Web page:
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Are insects a good source of protein for humans?

Authors
  • Malla, N.
  • Roos, N.
Type
Published Article
Journal
Journal of Insects as Food and Feed
Publisher
Wageningen Academic Publishers
Publication Date
Jun 29, 2023
Volume
9
Issue
7
Pages
841–843
Identifiers
DOI: 10.3920/JIFF2023.x003
Source
Wageningen Academic Publishers
Disciplines
  • EDITORIAL
License
Green

Abstract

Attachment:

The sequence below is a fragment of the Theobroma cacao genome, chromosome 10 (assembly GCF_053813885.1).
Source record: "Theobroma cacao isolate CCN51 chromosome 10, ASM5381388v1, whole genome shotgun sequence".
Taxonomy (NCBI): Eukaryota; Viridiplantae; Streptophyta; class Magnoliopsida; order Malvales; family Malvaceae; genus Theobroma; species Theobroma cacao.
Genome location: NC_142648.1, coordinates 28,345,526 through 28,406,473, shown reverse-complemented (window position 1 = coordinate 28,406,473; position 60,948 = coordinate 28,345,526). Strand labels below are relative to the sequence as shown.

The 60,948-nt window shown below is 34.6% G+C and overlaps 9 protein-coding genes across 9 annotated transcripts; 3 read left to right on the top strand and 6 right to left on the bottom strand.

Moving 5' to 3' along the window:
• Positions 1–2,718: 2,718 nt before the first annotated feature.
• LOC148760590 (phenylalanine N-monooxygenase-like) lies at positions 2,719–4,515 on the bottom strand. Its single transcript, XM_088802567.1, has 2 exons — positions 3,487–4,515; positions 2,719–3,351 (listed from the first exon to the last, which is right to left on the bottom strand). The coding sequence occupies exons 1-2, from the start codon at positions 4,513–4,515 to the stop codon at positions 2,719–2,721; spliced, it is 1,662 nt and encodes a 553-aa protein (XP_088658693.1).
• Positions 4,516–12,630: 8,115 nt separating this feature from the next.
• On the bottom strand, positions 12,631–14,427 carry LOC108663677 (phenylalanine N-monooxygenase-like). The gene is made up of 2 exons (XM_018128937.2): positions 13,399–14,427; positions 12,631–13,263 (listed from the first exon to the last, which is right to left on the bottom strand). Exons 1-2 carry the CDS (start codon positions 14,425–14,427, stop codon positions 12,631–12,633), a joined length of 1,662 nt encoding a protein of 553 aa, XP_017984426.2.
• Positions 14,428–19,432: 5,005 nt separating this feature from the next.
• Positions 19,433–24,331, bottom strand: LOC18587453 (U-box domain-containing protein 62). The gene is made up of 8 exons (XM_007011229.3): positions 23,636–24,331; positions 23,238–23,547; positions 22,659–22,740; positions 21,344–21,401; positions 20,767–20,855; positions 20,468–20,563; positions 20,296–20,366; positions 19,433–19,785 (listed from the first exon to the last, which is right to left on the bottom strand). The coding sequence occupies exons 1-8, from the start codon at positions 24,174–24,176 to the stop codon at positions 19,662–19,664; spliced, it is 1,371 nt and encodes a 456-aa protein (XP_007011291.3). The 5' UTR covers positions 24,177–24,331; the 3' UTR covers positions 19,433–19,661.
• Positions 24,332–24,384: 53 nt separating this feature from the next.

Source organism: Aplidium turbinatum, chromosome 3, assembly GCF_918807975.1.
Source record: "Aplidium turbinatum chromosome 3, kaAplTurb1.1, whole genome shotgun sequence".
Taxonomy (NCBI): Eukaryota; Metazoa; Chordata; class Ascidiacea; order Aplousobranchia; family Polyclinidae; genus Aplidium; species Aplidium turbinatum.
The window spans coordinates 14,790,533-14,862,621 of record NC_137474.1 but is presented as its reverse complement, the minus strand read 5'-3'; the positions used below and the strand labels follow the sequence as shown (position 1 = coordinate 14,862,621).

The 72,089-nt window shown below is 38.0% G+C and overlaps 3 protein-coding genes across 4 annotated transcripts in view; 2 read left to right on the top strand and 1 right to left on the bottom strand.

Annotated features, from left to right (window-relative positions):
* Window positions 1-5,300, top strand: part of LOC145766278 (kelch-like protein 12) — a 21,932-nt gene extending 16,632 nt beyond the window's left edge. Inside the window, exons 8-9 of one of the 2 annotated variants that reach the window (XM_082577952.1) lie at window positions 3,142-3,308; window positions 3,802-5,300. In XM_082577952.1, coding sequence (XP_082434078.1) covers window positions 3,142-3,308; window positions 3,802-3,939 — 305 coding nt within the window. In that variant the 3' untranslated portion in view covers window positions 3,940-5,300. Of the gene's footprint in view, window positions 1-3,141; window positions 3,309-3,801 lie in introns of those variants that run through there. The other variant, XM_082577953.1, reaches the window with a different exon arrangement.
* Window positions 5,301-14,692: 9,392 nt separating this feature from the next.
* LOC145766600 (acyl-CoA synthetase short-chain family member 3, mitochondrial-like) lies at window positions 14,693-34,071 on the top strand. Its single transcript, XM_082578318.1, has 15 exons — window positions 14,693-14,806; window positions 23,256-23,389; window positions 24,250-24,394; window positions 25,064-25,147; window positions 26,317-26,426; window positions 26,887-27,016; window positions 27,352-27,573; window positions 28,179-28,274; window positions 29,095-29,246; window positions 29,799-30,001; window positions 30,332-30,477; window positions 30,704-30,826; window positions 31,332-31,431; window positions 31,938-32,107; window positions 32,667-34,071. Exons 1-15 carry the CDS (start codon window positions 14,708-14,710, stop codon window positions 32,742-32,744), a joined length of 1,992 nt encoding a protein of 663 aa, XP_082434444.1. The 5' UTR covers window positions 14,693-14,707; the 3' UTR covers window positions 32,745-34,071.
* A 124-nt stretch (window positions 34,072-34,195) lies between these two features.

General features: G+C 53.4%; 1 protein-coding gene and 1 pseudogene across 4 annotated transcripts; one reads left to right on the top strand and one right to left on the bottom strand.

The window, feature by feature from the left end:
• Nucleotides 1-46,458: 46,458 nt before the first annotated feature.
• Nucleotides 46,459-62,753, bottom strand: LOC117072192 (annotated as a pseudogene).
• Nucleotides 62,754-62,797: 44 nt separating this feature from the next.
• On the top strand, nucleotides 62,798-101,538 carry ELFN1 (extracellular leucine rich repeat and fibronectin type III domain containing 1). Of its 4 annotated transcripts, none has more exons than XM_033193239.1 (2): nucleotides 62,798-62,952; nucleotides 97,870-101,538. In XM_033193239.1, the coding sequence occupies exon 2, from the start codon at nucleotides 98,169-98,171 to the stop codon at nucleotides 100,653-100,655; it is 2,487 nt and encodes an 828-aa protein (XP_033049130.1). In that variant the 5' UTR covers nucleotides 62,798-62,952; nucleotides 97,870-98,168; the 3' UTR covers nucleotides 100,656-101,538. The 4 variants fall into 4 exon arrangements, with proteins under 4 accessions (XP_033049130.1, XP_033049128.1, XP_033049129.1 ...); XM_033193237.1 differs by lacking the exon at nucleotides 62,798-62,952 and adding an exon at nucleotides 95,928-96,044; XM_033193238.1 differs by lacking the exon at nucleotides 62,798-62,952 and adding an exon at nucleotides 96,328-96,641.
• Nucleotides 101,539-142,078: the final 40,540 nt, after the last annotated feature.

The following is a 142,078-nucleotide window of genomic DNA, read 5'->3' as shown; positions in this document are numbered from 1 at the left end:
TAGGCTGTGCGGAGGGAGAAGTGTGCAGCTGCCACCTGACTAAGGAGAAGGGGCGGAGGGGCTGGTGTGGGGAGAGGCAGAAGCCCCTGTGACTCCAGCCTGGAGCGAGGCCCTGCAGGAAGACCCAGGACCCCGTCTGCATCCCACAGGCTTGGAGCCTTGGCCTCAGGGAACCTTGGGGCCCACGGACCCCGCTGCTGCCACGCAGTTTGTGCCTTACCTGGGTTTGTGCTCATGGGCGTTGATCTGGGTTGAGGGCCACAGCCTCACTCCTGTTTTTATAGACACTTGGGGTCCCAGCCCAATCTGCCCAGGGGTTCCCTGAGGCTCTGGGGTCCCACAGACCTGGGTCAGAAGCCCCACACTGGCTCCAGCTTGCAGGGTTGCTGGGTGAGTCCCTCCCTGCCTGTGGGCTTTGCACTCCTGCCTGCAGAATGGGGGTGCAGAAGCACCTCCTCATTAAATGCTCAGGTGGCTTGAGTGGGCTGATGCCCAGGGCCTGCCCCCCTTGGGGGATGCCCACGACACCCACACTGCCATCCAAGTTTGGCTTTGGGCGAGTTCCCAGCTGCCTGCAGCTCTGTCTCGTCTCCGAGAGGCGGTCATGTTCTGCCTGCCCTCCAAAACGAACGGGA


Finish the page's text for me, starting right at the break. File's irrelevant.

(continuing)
When insects are introduced as a novel protein source in human diets, we need to understand the protein quality to compare their nutritional value with other foods. Protein quality assessment methods are based on evaluation of the ability of the protein to meet the amino acid (AA) requirements of the human body. Most available data comes from animal models, either in rats or pigs. The limited available data supports edible insects as a high-quality protein source for human consumption. The farmed insect species considered relevant as an alternative protein source are generally of good quality, and the protein quality of the vast diversity of insect species harvested from the wild across continents are likely to be sources of good quality, though this remains to be assessed. For methodological considerations, the recommended DIAAS (digestible indispensable AA score) method relies on accurately determining the total protein content. When determining total protein based on total nitrogen (N), using the standard conversion factor of 6.25 which disregards the non-protein N in insects, the protein quality is underestimated in comparison with other animal-source foods, such as meat and dairy.

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